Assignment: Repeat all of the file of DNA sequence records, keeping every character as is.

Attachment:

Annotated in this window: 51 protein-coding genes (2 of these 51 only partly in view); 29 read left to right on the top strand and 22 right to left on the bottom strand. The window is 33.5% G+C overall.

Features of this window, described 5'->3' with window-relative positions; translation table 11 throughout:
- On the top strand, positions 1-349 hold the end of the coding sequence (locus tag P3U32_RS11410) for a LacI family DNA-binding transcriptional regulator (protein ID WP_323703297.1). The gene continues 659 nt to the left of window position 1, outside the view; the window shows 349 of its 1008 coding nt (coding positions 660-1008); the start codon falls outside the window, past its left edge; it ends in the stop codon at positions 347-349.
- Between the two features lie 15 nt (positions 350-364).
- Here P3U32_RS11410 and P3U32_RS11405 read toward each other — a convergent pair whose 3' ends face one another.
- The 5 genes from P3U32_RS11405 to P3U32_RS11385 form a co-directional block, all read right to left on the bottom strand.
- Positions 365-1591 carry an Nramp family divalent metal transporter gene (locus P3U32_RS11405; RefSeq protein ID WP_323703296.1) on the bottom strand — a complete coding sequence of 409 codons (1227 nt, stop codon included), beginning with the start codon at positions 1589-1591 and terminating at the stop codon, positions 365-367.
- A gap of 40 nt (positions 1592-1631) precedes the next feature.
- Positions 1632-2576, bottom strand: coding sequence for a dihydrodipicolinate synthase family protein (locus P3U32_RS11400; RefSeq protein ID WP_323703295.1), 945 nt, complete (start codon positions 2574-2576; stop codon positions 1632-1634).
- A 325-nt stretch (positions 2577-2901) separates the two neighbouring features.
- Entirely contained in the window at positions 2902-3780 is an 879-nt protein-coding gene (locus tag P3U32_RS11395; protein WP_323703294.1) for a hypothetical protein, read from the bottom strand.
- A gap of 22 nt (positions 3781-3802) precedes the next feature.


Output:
Annotated in this window: 51 protein-coding genes (2 of these 51 only partly in view); 29 read left to right on the top strand and 22 right to left on the bottom strand. The window is 33.5% G+C overall.

Features of this window, described 5'->3' with window-relative positions; translation table 11 throughout:
- On the top strand, positions 1-349 hold the end of the coding sequence (locus tag P3U32_RS11410) for a LacI family DNA-binding transcriptional regulator (protein ID WP_323703297.1). The gene continues 659 nt to the left of window position 1, outside the view; the window shows 349 of its 1008 coding nt (coding positions 660-1008); the start codon falls outside the window, past its left edge; it ends in the stop codon at positions 347-349.
- Between the two features lie 15 nt (positions 350-364).
- Here P3U32_RS11410 and P3U32_RS11405 read toward each other — a convergent pair whose 3' ends face one another.
- The 5 genes from P3U32_RS11405 to P3U32_RS11385 form a co-directional block, all read right to left on the bottom strand.
- Positions 365-1591 carry an Nramp family divalent metal transporter gene (locus P3U32_RS11405; RefSeq protein ID WP_323703296.1) on the bottom strand — a complete coding sequence of 409 codons (1227 nt, stop codon included), beginning with the start codon at positions 1589-1591 and terminating at the stop codon, positions 365-367.
- A gap of 40 nt (positions 1592-1631) precedes the next feature.
- Positions 1632-2576, bottom strand: coding sequence for a dihydrodipicolinate synthase family protein (locus P3U32_RS11400; RefSeq protein ID WP_323703295.1), 945 nt, complete (start codon positions 2574-2576; stop codon positions 1632-1634).
- A 325-nt stretch (positions 2577-2901) separates the two neighbouring features.
- Entirely contained in the window at positions 2902-3780 is an 879-nt protein-coding gene (locus tag P3U32_RS11395; protein WP_323703294.1) for a hypothetical protein, read from the bottom strand.
- A gap of 22 nt (positions 3781-3802) precedes the next feature.